Sheena Roberson is Shifting and Uplifting with Cannabis Noire

Through marketing, meditation, social equity, education, and more, Sheena Roberson is changing the landscape of cannabis through Cannabis Noire.

Cannabis Noire is a Black-woman founded organization that eases the way for minorities and underserved communities to gain access to the cannabis industry and medical cannabis. Under Sheena’s direction, Cannabis Noire provides mental health, holistic wellness, mindfulness, and education initiatives such as their food sovereignty program and minority farming initiative.

Cannabis Noire also provides a portal for medical cannabis patients to get registered with their state, receive guidance on picking a provider, and finding the best dispensaries and products in their area.

On the marketing spectrum, Cannabis Noire provides consultation, networking, and business development opportunities to ensure more seats at the table for people of color. Cannabis Noire has chapters in over 30 states and counting.

Sheena, who has an upcoming book series related to her experiences as a canna-mom, connected with Candid Chronicle to fill us in on her journey. From ditching a position at a Christian corporation to enter cannabis, being a canna-mom, and living as an industry leader who creates the representation she wants to see in cannabis, dive in to learn more about Sheena.

How did you get involved in the cannabis industry?

I saw a need for more representation in cannabis of people who looked like me. I didn’t see enough measurable efforts being made, so I decided to take action.

Why did you create Cannabis Noire?

I created Cannabis Noire because of the lack of access for systematically overlooked demographics. I wanted to create spaces and opportunities for those people to safely and successfully access the cannabis industry and the medicinal community. Cannabis Noire creates shame free spaces actively destroying stigmas by offering experiences that connect cannabis to medicine.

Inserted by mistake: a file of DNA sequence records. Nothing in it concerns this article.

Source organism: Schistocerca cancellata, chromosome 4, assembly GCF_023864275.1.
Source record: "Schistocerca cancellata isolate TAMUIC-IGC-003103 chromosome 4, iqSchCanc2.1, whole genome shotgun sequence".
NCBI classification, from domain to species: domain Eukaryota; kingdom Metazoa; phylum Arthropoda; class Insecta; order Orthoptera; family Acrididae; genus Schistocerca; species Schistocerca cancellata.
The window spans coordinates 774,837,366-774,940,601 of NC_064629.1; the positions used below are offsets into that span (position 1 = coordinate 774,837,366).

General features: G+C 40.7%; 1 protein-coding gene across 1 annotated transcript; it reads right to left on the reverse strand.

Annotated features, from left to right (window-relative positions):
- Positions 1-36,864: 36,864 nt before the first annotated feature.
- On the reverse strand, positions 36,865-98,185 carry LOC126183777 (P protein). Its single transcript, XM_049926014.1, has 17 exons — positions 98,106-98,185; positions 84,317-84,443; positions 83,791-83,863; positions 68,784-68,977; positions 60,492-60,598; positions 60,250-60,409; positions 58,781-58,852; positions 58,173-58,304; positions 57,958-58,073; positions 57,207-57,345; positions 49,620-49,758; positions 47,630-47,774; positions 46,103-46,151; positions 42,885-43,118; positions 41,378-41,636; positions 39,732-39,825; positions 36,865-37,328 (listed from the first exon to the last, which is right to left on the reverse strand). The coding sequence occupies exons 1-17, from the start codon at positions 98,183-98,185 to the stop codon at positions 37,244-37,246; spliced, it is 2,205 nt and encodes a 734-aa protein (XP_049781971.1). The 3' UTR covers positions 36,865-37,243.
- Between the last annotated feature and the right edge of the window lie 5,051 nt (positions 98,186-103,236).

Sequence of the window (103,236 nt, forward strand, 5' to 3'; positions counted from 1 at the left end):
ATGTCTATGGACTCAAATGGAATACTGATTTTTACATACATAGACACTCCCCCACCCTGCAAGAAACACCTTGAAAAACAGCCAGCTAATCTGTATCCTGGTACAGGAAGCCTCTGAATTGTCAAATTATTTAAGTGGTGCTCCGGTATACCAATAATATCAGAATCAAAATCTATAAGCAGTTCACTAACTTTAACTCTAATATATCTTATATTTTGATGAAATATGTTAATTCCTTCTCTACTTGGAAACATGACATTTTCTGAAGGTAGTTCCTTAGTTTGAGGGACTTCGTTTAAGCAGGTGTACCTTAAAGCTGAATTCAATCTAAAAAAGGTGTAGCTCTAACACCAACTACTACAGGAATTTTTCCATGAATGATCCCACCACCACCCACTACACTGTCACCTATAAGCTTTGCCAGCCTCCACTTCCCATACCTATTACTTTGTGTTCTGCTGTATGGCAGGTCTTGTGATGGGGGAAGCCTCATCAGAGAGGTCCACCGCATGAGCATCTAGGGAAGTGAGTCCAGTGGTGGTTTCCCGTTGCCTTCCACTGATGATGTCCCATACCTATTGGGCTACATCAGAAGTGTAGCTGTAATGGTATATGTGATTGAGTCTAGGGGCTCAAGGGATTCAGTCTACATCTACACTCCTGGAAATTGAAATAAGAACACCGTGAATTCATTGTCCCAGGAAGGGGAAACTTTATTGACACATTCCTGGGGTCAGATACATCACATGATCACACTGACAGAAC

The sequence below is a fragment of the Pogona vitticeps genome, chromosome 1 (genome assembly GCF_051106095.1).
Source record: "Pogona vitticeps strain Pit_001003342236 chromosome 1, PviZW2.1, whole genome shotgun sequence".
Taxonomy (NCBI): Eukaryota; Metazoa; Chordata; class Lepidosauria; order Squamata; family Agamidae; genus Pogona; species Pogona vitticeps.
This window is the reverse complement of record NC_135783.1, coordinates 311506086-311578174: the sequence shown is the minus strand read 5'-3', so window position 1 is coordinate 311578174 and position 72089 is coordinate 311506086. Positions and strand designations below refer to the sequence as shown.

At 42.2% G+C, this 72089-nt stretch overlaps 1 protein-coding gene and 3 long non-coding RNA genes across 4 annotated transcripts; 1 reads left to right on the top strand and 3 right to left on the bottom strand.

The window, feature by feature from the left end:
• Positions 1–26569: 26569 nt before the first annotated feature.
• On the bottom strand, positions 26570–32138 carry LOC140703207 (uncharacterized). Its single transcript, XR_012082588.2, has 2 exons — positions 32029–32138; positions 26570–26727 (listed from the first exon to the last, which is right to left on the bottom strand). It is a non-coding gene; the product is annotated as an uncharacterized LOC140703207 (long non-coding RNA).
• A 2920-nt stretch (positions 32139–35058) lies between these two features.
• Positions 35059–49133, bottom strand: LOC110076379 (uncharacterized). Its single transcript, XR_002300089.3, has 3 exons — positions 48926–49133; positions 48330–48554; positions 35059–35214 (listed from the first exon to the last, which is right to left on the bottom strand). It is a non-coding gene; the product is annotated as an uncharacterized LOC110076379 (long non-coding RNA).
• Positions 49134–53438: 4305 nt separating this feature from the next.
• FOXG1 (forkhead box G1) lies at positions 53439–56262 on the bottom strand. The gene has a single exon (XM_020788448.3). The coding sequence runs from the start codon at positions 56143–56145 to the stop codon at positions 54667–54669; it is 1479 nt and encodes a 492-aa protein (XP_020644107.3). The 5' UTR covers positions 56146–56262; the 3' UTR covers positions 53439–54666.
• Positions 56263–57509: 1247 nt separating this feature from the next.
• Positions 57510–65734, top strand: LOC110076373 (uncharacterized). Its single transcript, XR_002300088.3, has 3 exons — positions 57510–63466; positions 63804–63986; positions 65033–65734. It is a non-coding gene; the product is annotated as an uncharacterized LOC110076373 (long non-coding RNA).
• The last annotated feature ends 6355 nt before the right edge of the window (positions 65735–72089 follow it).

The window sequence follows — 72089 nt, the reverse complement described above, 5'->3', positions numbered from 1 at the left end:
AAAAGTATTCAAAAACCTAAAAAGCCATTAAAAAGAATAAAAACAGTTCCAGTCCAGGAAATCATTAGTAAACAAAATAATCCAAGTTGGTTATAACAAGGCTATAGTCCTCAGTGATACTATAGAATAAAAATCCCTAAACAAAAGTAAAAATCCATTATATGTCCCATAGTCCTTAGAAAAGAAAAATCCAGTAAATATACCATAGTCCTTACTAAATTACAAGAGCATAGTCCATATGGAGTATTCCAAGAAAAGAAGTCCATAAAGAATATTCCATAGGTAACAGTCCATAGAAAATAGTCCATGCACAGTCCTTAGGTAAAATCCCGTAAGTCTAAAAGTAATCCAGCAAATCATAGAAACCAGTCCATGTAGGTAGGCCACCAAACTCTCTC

What sets you apart in the cannabis industry? 

Cannabis Noire works to create spaces and refortify communities from the inside out. We have unique access to a variety of demographics because of our ability to find creative solutions to obstacles.

What life changes occurred when you entered the cannabis industry? 

I left corporate America as a sales and marketing director for Chick-fil-a, a very Christian based company, to be a cannabis consultant, advocate, and educator.

What about the cannabis industry and community do you love?

The connectivity, the ability to identify within our unique connections to the plant.

Do you have any frustrations, hopes, fears as cannabis changes? 

I have constant frustrations with the obvious obstacles. So many others are willing to overlook the disparities, the pay for play, the poorly designed legislation and lackluster efforts to repair it. The entire idea that people are in jail for this plant frustrates me which is why we have a returning citizens program to directly support these communities.

What were some of your challenges getting started in cannabis? 

Learning how to navigate the space, who to trust, share, and learn from/with, understanding the needs and obstacles in a tangible way, not being emotionally drained.

What does the future of cannabis look like to you? 

Ideally a homegrown, legal, non-stipulated cannabis space. However, more likely we will see an influx in business as the House supports the More Act, but we will lose ground in the War on Drugs as it relates to our incarcerated and formerly incarcerated. POC and small businesses will find it even harder to gain access as the cost of entry will skyrocket in step with the regulations.

How do you plan to make a positive difference in the cannabis industry? 

Continuing to grow Cannabis Noire so that we can educate, support, and offer real resources to those truly interested in a career or medicinal support.

What makes you proud to be a part of the “legal” cannabis industry? 

The fact that so many of our ancestors fought racism under the guise of stigmas tirelessly and I get to continue on that work. The Harlem Renaissance was prolific for cannabis, and I’m proud to share that legacy.

Do you consume cannabis? If so, how do you prefer to consume? 

I use a variety of methods, depends on the need.

What’s your favorite strain? 

Lambs Breath Tropicana Cookies, and African Thai.

To connect with Cannabis Noire, find them on Instagram @cannabis_noire, Facebook, or on